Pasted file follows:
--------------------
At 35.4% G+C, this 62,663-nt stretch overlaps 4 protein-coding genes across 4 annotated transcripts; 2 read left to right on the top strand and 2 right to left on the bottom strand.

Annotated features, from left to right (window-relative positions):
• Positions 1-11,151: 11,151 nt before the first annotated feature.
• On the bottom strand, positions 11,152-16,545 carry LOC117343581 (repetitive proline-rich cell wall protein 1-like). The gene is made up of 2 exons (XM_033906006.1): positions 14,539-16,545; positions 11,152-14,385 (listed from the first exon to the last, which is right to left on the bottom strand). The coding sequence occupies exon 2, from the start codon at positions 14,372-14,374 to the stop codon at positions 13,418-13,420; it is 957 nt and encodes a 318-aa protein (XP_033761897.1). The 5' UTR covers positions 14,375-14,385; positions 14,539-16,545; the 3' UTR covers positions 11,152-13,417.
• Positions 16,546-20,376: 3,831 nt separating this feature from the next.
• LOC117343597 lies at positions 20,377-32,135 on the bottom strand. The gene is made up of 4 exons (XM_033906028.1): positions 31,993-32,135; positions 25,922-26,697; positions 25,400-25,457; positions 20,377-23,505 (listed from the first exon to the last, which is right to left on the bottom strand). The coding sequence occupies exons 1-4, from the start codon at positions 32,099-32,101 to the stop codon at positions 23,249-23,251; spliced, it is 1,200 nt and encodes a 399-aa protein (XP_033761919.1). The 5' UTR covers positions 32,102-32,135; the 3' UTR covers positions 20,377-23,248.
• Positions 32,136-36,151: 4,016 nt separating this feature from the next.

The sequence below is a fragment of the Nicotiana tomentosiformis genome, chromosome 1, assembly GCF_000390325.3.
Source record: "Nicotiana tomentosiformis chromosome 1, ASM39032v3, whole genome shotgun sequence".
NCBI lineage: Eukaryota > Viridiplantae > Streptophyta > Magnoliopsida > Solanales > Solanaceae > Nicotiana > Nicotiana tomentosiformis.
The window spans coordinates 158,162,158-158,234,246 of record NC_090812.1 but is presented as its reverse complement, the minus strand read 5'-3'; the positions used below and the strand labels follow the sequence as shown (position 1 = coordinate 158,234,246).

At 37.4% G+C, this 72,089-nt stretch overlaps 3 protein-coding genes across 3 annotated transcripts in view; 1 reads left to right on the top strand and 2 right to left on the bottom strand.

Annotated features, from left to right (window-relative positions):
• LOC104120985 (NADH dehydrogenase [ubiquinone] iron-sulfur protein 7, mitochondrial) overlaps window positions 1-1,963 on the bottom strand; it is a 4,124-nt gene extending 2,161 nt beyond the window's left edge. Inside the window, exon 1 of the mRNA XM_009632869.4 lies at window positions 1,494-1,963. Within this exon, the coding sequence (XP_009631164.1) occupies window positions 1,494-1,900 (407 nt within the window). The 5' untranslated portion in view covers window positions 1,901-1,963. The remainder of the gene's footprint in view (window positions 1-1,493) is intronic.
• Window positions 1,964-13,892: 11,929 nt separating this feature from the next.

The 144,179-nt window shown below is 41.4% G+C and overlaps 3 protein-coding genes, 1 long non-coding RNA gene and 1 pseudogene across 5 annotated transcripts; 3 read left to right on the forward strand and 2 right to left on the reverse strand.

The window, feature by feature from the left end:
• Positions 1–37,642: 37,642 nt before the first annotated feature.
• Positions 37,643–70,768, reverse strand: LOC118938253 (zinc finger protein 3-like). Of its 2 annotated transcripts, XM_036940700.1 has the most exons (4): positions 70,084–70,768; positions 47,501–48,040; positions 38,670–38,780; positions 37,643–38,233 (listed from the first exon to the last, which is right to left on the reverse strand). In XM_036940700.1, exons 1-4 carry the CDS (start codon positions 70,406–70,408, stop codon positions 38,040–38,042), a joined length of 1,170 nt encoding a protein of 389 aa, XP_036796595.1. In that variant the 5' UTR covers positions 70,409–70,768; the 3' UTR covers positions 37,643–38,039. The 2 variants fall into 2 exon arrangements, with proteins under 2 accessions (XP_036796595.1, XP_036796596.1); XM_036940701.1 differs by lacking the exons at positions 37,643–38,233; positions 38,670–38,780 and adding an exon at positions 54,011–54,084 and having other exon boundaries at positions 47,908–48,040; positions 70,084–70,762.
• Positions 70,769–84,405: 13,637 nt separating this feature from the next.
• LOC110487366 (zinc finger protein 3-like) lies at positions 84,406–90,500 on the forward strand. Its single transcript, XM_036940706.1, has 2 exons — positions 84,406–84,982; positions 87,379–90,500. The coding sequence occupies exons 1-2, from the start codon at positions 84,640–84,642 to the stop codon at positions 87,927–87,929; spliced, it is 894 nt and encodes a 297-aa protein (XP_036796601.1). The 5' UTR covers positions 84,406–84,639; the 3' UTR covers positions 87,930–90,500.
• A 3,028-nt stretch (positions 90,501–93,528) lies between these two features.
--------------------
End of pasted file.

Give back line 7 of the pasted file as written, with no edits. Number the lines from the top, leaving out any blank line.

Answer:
• Positions 32,136-36,151: 4,016 nt separating this feature from the next.